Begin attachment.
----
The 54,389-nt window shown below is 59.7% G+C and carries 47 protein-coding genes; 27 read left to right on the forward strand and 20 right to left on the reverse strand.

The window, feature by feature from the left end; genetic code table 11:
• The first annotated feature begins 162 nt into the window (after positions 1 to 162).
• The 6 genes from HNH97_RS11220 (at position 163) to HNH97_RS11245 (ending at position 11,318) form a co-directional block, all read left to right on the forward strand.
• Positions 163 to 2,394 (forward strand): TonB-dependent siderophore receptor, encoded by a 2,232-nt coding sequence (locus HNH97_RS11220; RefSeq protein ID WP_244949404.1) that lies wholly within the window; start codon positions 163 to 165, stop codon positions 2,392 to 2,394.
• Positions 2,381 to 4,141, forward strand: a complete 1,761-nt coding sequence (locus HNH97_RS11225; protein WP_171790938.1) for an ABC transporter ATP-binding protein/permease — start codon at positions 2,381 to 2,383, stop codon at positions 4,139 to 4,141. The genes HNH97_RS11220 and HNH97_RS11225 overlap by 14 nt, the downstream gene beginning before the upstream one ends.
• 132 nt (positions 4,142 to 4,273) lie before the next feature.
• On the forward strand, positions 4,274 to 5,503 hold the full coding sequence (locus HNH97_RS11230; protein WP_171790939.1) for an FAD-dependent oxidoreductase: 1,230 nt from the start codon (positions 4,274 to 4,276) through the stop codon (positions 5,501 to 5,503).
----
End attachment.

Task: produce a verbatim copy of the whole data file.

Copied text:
The 54,389-nt window shown below is 59.7% G+C and carries 47 protein-coding genes; 27 read left to right on the forward strand and 20 right to left on the reverse strand.

The window, feature by feature from the left end; genetic code table 11:
• The first annotated feature begins 162 nt into the window (after positions 1 to 162).
• The 6 genes from HNH97_RS11220 (at position 163) to HNH97_RS11245 (ending at position 11,318) form a co-directional block, all read left to right on the forward strand.
• Positions 163 to 2,394 (forward strand): TonB-dependent siderophore receptor, encoded by a 2,232-nt coding sequence (locus HNH97_RS11220; RefSeq protein ID WP_244949404.1) that lies wholly within the window; start codon positions 163 to 165, stop codon positions 2,392 to 2,394.
• Positions 2,381 to 4,141, forward strand: a complete 1,761-nt coding sequence (locus HNH97_RS11225; protein WP_171790938.1) for an ABC transporter ATP-binding protein/permease — start codon at positions 2,381 to 2,383, stop codon at positions 4,139 to 4,141. The genes HNH97_RS11220 and HNH97_RS11225 overlap by 14 nt, the downstream gene beginning before the upstream one ends.
• 132 nt (positions 4,142 to 4,273) lie before the next feature.
• On the forward strand, positions 4,274 to 5,503 hold the full coding sequence (locus HNH97_RS11230; protein WP_171790939.1) for an FAD-dependent oxidoreductase: 1,230 nt from the start codon (positions 4,274 to 4,276) through the stop codon (positions 5,501 to 5,503).